COLUMN: Christmas war truce was real

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Stories tell of the British and German soldiers playing football together in No Man’s Land on Christmas Day - but is this just a legend?

The Christmas truce of 1914 really happened. It is as much a part of the historical texture of WWI as the gas clouds of Ypres or the Battle of the Somme or the Armistice of 1918.

Yet it has often been dismissed as though it were merely a myth. But the truce did take place, and on some far greater scale than has been generally realised. Though Germans and British were the main participants, French and Belgians took part as well.

It began on Christmas Eve, the Allies heard singing coming from the German trenches which appeared to be Silent Night sung in German.

The English troops joined in singing in English.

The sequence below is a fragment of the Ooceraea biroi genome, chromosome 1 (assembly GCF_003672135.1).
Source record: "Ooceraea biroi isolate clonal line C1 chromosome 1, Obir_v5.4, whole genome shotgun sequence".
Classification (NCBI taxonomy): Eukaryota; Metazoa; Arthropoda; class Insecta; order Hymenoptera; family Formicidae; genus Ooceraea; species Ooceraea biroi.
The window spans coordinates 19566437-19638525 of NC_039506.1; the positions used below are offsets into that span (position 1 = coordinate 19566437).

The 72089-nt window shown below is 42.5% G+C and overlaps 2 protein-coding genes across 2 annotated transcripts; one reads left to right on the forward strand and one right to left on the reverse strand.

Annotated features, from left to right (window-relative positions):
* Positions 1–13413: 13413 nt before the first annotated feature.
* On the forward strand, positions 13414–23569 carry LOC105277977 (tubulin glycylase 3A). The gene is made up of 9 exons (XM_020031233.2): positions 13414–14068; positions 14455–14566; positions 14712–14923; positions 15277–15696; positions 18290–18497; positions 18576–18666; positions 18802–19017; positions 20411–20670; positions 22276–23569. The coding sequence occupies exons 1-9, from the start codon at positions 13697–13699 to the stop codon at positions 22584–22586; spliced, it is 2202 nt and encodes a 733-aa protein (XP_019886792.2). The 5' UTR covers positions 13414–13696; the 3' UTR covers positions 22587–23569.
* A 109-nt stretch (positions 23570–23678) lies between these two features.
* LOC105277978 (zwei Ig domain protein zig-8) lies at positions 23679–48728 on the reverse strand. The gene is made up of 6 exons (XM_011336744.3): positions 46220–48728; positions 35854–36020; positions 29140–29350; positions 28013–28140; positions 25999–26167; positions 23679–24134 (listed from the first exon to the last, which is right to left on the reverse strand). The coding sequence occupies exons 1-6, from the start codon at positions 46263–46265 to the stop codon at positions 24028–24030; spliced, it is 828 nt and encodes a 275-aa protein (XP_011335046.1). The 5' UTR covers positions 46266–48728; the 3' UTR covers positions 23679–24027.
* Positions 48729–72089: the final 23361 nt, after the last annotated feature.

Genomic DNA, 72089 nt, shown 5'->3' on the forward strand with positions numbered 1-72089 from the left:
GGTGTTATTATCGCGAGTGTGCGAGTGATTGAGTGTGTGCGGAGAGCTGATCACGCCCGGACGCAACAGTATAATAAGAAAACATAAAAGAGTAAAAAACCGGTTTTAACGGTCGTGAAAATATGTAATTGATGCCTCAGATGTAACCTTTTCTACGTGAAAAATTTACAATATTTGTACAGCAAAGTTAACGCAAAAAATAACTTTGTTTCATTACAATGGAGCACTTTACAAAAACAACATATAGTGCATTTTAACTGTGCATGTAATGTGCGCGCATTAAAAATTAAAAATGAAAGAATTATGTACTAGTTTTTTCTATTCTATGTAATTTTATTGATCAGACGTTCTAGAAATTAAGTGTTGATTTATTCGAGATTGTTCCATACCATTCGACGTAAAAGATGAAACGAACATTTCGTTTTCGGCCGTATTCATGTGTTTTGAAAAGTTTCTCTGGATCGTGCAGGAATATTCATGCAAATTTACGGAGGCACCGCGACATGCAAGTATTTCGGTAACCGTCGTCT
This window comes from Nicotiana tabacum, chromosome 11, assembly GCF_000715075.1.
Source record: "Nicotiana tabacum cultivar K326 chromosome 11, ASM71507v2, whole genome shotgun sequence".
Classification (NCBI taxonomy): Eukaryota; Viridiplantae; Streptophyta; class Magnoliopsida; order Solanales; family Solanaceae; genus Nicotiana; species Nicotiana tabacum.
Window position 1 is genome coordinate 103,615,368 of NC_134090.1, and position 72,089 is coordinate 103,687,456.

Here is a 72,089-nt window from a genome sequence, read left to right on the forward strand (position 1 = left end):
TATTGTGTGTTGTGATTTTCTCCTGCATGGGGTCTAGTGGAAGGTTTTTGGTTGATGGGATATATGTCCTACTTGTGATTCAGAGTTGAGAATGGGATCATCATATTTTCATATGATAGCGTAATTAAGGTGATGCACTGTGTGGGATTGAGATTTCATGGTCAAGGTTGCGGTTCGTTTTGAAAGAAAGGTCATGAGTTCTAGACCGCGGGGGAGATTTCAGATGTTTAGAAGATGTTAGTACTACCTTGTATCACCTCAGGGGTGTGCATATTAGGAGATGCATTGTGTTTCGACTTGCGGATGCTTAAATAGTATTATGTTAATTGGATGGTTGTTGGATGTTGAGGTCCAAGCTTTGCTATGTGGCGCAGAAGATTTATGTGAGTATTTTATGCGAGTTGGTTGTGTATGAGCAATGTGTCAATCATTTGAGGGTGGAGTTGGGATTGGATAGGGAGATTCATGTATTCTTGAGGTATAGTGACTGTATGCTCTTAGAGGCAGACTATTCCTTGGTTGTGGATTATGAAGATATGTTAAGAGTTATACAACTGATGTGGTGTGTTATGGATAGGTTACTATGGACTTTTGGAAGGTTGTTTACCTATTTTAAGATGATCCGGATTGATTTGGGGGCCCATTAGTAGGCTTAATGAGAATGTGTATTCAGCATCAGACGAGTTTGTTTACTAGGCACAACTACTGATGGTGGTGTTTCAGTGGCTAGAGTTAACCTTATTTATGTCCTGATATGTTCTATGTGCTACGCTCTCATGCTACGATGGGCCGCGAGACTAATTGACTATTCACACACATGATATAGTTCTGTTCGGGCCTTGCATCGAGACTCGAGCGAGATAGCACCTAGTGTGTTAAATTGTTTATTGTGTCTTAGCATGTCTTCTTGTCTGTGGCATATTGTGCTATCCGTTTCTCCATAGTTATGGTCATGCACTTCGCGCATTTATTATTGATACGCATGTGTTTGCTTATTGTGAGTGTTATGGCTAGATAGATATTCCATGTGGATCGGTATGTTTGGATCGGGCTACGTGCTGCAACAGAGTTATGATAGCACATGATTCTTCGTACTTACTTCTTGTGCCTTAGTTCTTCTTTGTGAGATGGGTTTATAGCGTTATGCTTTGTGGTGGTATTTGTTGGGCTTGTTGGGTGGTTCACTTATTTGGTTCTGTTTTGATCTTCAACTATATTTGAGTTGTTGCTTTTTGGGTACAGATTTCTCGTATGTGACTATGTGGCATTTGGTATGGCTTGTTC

On Christmas Day it is told a German soldier was seen to climb out of the trench and over the barricade into No Man’s Land carrying a Christmas tree with lights on it.

This was a first sighting to the majority of our troops of their first Christmas tree.

It was a moment of humanity at the start of WWI. On Christmas Day 1914 the guns fell silent and British and German troops emerged from their trenches to shake hands, exchange cigarettes and chocolates and even have a game of football.

Christmas during wartime is an unusual experience.

For those who found themselves in 1914 fighting on the Western Front in the conflict that would be called World War One, the combatants found a way of celebrating the season.

On Christmas Day, in a spontaneous gesture, both sides across most of the “front” stretching 600 miles, laid down their arms and met to have a few hours of merriment.

There never was another Christmas truce, but it is felt if the generals on both sides had listened to what the troops wanted over ten million lives may have been saved.

By Elaine Lovell, Matlock in Bloom